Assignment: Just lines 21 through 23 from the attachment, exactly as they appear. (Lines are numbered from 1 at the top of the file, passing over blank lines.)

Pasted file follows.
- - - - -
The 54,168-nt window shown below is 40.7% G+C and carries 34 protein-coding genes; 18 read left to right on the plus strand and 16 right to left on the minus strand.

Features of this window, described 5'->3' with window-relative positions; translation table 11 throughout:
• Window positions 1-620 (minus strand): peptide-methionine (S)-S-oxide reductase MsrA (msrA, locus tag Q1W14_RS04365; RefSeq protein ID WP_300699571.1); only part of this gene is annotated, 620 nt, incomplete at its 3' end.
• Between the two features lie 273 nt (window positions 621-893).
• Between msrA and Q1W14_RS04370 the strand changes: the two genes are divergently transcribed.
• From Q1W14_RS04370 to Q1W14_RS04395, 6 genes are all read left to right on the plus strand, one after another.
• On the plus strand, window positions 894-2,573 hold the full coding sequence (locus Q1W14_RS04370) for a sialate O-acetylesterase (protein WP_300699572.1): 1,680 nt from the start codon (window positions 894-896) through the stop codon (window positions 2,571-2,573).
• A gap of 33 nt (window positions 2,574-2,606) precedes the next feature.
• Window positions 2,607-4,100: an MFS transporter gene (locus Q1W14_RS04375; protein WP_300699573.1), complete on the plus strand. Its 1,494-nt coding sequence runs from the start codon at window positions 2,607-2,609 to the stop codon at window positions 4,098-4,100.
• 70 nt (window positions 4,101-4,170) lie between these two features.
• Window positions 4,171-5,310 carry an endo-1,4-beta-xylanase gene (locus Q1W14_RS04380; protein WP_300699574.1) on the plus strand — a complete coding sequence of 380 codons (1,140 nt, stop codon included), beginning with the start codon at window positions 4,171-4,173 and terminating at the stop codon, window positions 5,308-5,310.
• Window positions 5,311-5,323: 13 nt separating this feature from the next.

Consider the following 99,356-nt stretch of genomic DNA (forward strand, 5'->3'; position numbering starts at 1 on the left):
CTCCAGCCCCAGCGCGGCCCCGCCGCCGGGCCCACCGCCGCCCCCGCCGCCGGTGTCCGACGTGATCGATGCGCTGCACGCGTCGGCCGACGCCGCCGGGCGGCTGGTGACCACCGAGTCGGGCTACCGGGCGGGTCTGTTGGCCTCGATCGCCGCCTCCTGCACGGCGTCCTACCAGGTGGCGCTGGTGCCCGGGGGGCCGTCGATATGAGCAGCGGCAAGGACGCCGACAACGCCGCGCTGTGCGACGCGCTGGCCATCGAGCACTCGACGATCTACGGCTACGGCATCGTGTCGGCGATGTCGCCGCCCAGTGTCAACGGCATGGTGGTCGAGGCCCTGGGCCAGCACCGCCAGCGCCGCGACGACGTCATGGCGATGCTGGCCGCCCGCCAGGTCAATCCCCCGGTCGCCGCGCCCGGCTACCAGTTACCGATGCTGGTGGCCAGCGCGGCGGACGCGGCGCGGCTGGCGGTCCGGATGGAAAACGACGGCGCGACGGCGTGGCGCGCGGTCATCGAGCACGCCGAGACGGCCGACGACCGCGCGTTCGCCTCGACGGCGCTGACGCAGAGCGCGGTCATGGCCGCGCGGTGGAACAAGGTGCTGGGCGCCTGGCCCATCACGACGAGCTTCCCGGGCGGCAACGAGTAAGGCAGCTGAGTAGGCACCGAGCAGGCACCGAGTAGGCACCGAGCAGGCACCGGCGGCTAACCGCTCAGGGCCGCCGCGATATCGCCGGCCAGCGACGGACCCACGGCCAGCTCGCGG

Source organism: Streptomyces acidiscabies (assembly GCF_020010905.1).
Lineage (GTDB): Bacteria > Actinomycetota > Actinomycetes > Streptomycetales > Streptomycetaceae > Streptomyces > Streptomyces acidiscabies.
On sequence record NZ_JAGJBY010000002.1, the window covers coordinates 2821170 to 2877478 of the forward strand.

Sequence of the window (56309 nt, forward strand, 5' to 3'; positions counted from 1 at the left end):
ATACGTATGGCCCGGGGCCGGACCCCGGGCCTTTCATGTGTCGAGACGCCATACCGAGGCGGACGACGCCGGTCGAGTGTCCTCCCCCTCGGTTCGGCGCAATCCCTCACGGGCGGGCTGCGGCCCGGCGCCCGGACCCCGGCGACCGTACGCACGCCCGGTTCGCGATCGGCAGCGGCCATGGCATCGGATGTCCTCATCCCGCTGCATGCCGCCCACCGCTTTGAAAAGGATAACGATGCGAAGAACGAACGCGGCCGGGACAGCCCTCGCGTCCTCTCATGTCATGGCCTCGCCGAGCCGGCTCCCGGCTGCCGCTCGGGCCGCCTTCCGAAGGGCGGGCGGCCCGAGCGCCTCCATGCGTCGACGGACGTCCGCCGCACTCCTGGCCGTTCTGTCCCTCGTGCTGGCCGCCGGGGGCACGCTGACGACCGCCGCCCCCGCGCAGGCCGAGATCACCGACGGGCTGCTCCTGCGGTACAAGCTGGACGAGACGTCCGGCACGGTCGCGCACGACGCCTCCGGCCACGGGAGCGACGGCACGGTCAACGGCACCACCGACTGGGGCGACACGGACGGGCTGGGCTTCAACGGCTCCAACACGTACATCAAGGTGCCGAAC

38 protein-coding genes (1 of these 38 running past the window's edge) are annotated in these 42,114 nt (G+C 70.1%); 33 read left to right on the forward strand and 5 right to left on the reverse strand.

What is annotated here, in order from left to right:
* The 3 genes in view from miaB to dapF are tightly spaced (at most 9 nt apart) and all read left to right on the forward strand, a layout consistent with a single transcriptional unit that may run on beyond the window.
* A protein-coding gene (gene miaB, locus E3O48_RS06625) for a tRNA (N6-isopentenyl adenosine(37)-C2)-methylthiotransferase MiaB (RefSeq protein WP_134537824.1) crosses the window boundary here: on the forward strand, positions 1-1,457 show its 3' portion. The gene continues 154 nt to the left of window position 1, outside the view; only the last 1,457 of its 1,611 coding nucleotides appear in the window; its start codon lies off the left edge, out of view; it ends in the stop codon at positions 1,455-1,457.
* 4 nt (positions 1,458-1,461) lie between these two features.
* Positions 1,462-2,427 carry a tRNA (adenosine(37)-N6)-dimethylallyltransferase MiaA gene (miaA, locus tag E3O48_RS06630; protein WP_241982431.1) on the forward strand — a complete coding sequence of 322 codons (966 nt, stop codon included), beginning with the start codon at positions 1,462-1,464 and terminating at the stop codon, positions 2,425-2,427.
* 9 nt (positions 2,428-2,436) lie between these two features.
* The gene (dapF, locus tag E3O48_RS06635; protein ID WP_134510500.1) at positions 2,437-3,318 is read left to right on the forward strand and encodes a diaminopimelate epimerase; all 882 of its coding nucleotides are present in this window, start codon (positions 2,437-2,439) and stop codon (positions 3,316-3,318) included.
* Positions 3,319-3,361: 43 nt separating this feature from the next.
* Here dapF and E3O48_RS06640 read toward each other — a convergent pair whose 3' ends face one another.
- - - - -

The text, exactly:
What is annotated here, in order from left to right:
* The 3 genes in view from miaB to dapF are tightly spaced (at most 9 nt apart) and all read left to right on the forward strand, a layout consistent with a single transcriptional unit that may run on beyond the window.
* A protein-coding gene (gene miaB, locus E3O48_RS06625) for a tRNA (N6-isopentenyl adenosine(37)-C2)-methylthiotransferase MiaB (RefSeq protein WP_134537824.1) crosses the window boundary here: on the forward strand, positions 1-1,457 show its 3' portion. The gene continues 154 nt to the left of window position 1, outside the view; only the last 1,457 of its 1,611 coding nucleotides appear in the window; its start codon lies off the left edge, out of view; it ends in the stop codon at positions 1,455-1,457.